It's always interesting to see NOLA in this types of threads. Because, to me, the appeal of that side provides a direct falsification to a lot of the features that people claim as "handicaps" regarding the ability of Houston to "move forward."
For instance, it's interesting how the terminology of "swamp" is used as a derogatory when describing the landscape, weather, etc of the Houston area compared to Austin, Dallas, and other inland Texas cities. But, notice how that very same attribute contributes heavily to the "mystique" that, along with the historical culture and demographics, generates a level of appeal regarding that city.
It's the very same thing with climate. On sites like reddit or elsehwere, a lot of opposition regarding "walkability" in Houston is common refrains of how "its too hot to ever happen." Meanwhile, New Orleans a state away provides direct demonstration of hot, humid walkability, including infrastructural designs, sidewalks, dense mixed-use, etc. A similar phenomenon goes regarding the appeals seen in SE coastal cities such as Charleston, Savannah, as well as St. Augustine in Florida.
Most recently, there's quite a bit of buzz regarding many US cities going through processes of "loosening" their zoning codes. And it's very interesting because in the past (even just, like 10 years ago), the common critique is how "Houston is unplanned mess due to lack of zoning": people talk about "Houston being an example of how NOT to plan your city" (nevermind that a lot of the issues that people refer to regarding sprawl are more the result of suburbanization enabled by Federal policies, along with State-level codes such as the TXDOT legislation, lax county powers, MUDs, etc). Now, it's turning out that Houston was "right" all along regarding the approach to eucledian zoning — and the city actually did not have any mandates regarding setbacks and parking minimums until 1982 and 1989, respectively ... so it's possible that the rhetoric is problematic as it might have caused leaders to "adopt" these policies due to wanting to avoid negative PR of "being unplanned."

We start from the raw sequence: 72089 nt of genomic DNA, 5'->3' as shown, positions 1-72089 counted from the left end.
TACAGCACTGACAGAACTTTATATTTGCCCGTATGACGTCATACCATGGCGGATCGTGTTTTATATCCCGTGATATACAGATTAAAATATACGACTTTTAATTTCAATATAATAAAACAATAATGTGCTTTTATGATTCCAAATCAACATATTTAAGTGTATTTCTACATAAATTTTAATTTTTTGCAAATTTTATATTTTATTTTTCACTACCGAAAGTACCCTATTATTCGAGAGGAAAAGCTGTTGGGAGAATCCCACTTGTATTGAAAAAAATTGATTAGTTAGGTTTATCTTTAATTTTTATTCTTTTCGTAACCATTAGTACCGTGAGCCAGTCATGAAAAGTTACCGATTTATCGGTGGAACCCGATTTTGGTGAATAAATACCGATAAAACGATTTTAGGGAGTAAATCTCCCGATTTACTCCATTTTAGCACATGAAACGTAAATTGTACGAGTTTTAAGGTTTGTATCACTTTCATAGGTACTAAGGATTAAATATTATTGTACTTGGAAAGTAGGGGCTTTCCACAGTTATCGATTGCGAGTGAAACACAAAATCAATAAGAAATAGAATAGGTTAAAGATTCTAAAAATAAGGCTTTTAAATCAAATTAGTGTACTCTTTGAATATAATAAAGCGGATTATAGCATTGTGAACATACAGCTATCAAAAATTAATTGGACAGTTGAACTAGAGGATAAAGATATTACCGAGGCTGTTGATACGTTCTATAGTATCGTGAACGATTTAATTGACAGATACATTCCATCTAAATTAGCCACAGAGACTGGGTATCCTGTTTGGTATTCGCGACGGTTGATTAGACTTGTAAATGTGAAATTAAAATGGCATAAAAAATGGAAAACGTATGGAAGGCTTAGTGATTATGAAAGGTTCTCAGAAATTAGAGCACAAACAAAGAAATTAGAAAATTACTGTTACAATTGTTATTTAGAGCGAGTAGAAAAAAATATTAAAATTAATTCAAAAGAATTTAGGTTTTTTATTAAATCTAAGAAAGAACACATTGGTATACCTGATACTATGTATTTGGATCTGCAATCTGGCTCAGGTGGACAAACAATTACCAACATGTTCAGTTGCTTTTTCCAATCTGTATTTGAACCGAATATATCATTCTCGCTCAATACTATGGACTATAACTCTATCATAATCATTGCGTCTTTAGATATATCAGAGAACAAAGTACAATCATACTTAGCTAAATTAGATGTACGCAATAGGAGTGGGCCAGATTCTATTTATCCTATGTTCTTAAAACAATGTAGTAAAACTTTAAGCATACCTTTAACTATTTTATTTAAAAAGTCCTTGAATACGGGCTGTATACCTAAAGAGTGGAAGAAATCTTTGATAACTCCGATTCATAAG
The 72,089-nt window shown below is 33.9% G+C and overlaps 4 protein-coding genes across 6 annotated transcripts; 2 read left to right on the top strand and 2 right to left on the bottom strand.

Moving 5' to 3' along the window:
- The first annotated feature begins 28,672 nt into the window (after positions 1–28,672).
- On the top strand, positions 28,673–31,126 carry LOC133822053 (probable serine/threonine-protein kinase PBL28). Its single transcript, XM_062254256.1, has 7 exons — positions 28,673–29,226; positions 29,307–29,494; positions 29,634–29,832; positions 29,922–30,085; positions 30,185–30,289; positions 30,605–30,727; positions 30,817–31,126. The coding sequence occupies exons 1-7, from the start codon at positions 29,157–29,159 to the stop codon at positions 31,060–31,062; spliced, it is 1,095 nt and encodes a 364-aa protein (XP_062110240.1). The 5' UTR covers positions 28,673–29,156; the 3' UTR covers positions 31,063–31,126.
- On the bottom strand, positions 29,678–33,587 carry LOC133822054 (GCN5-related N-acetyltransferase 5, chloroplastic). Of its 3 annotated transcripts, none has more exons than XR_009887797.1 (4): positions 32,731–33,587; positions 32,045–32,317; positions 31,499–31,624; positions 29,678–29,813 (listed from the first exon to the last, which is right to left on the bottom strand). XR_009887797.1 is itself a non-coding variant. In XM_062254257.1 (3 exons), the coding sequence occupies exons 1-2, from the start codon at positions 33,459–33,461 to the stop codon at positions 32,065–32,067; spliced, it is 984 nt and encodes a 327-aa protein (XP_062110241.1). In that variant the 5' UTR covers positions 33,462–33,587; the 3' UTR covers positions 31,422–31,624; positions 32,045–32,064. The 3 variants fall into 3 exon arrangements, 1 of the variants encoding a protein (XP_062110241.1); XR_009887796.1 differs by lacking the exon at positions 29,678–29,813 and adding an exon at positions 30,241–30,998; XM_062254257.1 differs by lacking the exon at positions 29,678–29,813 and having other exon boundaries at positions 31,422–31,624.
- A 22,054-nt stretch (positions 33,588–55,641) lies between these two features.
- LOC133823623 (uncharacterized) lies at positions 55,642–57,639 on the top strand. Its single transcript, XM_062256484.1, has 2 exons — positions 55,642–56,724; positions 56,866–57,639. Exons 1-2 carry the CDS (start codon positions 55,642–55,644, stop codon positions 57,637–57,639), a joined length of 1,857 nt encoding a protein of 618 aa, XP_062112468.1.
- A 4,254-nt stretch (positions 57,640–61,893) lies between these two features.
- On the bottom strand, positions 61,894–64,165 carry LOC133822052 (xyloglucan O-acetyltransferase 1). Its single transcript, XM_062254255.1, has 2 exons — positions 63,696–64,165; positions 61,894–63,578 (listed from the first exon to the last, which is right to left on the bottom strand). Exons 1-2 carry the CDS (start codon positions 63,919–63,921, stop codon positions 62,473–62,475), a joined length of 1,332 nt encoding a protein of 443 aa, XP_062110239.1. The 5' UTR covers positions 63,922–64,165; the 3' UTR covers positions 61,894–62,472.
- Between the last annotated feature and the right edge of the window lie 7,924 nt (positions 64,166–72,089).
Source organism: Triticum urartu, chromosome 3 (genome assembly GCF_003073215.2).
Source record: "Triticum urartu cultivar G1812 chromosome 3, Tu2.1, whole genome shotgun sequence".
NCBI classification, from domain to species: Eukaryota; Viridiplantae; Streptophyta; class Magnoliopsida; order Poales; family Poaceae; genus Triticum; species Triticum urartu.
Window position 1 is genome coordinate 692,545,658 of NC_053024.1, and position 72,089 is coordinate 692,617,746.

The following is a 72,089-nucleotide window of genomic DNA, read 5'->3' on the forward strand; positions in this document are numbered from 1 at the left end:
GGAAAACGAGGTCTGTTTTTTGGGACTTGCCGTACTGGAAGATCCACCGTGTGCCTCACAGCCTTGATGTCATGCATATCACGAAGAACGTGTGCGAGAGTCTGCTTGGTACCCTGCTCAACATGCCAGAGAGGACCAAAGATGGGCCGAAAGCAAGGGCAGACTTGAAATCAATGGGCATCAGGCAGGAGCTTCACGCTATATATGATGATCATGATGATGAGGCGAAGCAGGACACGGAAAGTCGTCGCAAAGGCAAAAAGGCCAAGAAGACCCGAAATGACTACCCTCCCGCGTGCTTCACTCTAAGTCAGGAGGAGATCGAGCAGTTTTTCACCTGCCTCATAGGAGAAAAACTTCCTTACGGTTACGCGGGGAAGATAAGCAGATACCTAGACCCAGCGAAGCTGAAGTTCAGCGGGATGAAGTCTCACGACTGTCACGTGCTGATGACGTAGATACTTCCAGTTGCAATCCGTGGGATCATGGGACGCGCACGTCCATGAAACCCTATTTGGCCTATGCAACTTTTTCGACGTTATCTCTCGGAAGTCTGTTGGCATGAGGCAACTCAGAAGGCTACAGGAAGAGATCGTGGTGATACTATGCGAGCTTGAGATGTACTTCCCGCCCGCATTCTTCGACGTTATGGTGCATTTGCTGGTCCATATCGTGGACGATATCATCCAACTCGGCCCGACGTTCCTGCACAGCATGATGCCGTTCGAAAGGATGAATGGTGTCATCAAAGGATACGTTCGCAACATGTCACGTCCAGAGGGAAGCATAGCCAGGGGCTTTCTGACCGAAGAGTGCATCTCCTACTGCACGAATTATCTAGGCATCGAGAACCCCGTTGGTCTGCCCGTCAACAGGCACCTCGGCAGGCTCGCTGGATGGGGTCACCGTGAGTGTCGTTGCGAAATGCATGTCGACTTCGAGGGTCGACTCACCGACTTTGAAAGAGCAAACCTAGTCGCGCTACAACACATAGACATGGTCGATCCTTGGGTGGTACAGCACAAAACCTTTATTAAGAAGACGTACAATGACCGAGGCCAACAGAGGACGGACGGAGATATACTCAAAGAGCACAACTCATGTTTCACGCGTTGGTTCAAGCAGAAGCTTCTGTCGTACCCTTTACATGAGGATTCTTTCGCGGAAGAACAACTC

Hence, at this point, a lot of these "critiques" against the city, to me, just turn into a "badge of honor" if you will. Gotta truly embrace the "Great Unzoned City in the Swamp": great for building headquarters like this for a master plan 😁
The first step? ELIMINATE PARKING MINIMUMS.
Says who? Yes, the Meyerson is a fine hall (designed for acoustics) but the orchestras have generally been at the same level forever. Jones Hall is a beautiful and elegant Hall. You say it ruins symphony concerts. That’s a joke and I doubt that 99% of concert-goers would even notice a missed note, much less acoustical differences.
Oh really? This is news to me. The Kimball in Fort Worth is by far the nicest museum in DFW. You may have heard that the Dallas Museum of Art just approved an expansion. I hope it goes well. Their current building is clunky for an art museum. They also announced they were laying off 8% of their staff…so much for supporting the arts. The Kalita Humphreys Theater has fallen into disrepair - the only Frank Lloyd Wright designed freestanding theater in the country. Again, so much for supporting the arts…
This is one of the more condescending remarks I’ve seen on HAIF. 🤣 Are you a Parisian? We actually have running water and electricity in the South! Again, if people were listening to the radio I doubt that most people could distinguish between the Boston Symphony, The Cleveland Orchestra, The NY Philharmonic, or the Austin Symphony. Maybe you are a paid music critic and you could. Arrogance turns me off the most when it comes to the arts.